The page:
Philadelphia’s municipal wi-fi network has found a white knight: A group of local investors will bail out EarthLink, the Internet service provider that built the $17 million network but recently decided to get out of the business, the Philadelphia Inquirer reports.
What will they do with it? Offer free w-ifi service to all, or, as the Inquirer notes, “at least in those places where the spotty network is available.” They’ll try to make money selling ads and by seeking paying corporate subscribers like hospitals and universities. EarthLink had tried to charge people $20 per month for access — cheaper than some cable/telco Internet offerings, but not enough for true cheapskates.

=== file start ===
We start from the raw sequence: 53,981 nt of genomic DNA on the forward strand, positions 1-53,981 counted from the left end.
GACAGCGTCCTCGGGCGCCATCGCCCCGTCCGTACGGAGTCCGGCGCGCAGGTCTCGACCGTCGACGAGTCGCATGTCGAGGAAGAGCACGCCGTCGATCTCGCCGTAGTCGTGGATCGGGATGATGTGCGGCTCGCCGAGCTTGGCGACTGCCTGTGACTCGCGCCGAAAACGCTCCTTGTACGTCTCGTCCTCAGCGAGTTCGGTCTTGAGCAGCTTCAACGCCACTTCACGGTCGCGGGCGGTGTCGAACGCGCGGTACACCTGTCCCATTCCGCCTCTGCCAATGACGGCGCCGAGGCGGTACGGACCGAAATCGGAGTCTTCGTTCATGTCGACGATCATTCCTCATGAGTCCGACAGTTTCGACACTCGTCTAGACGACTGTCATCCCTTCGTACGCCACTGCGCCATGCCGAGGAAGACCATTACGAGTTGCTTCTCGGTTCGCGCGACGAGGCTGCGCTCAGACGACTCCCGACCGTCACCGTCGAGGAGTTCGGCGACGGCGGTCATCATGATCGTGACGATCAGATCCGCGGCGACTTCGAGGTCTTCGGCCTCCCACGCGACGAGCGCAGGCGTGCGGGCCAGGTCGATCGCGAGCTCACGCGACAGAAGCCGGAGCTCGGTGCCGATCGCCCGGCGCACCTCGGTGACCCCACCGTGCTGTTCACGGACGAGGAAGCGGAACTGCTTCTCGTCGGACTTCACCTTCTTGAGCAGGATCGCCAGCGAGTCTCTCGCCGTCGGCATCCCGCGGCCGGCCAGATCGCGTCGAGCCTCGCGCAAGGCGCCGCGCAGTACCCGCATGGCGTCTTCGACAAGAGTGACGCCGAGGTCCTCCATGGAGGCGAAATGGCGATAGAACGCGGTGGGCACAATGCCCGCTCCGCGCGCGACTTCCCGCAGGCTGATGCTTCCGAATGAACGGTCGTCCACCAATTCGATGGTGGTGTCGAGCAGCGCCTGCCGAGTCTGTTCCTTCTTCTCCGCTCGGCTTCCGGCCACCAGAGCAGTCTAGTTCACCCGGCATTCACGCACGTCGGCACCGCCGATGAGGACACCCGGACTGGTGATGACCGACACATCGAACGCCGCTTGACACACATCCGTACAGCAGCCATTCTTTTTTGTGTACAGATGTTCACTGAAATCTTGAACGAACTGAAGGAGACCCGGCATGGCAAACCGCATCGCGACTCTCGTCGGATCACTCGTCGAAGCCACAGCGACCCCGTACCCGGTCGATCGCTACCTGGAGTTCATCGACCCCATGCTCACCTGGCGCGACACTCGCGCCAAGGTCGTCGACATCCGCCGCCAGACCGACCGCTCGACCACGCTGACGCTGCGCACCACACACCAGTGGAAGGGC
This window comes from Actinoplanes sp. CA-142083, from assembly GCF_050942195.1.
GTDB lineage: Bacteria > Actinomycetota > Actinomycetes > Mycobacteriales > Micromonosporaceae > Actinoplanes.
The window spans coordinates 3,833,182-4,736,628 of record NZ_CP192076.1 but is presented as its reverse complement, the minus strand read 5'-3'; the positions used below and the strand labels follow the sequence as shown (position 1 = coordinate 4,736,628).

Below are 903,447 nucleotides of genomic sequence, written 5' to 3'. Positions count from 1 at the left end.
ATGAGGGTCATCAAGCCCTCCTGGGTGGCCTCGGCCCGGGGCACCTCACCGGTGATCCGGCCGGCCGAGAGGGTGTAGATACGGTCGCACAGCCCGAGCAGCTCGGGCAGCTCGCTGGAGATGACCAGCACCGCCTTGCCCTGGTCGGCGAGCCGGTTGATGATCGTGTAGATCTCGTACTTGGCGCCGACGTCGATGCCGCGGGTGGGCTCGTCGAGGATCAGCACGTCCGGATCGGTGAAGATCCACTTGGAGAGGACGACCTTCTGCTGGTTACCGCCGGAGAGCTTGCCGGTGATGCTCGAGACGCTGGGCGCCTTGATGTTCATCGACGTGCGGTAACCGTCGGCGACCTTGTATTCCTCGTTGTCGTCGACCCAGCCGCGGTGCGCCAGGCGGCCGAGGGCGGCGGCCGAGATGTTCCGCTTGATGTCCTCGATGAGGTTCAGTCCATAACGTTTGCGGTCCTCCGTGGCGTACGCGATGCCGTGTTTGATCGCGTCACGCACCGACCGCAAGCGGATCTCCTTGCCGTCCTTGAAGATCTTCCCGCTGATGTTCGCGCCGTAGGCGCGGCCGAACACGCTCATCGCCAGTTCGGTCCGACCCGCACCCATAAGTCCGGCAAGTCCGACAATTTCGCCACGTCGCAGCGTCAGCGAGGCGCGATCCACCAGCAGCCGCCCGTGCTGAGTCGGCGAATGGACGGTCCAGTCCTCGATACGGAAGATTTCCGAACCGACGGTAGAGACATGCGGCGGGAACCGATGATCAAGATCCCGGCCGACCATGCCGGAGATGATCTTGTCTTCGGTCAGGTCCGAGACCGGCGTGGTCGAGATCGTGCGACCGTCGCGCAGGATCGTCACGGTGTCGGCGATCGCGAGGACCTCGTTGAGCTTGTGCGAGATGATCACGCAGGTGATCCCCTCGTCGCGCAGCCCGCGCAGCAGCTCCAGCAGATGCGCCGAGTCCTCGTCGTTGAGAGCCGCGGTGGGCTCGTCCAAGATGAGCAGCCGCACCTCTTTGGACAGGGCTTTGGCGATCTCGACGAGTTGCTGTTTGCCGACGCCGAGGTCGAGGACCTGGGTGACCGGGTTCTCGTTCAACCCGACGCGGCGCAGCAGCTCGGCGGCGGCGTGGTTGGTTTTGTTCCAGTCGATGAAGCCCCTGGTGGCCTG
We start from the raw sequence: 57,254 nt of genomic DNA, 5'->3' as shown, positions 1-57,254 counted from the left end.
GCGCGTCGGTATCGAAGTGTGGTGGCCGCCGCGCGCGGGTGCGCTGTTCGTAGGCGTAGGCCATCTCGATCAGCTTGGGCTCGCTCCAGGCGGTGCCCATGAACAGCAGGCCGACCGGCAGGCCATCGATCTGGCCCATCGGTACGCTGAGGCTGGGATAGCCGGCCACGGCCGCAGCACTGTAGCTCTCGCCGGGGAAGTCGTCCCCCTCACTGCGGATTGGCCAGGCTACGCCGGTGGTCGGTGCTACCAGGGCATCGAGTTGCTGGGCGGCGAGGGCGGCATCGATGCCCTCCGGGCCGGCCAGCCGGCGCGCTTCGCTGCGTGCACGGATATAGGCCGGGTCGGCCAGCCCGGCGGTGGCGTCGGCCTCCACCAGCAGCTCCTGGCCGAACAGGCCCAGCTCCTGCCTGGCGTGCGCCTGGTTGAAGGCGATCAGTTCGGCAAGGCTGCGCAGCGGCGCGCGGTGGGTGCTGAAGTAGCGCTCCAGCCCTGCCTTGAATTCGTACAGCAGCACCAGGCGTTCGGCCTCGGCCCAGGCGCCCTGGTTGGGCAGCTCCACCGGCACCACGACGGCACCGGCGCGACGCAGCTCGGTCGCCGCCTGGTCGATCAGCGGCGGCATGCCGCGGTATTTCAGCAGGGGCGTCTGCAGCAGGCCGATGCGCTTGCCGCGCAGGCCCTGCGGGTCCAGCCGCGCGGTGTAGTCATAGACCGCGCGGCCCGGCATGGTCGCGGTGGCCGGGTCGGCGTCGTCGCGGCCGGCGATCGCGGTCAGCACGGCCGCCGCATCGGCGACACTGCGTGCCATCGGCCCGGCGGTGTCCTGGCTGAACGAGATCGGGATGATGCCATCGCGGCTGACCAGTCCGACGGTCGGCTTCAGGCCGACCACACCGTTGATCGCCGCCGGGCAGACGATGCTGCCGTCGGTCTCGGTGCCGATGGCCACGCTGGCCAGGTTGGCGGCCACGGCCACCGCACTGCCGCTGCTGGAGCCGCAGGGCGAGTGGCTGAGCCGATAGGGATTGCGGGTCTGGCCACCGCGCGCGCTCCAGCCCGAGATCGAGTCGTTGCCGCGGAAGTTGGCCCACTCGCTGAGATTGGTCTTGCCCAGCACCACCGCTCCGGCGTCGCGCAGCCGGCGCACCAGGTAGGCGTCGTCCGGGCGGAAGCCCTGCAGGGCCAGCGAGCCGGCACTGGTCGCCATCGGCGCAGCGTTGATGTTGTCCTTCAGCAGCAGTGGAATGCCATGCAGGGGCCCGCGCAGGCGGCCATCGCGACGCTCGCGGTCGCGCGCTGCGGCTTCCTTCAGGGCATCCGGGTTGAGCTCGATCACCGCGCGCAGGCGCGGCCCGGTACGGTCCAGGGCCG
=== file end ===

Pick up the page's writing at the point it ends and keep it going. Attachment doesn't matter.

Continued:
The buyers — which include a former Verizon (VZ) executive and the former interim CEO of Philly’s wi-fi nonprofit — are probably getting the system for pennies on the dollar: Last month, EarthLink (ELNK) said it was having trouble selling the network, and threatened to shut it down.
EarthLink CEO Rolla Huff started pulling the plug on municipal wi-fi shortly after he was appointed last summer to focus the company on activities that generate cash, like its shrinking (but still profitable) dialup Internet access business.
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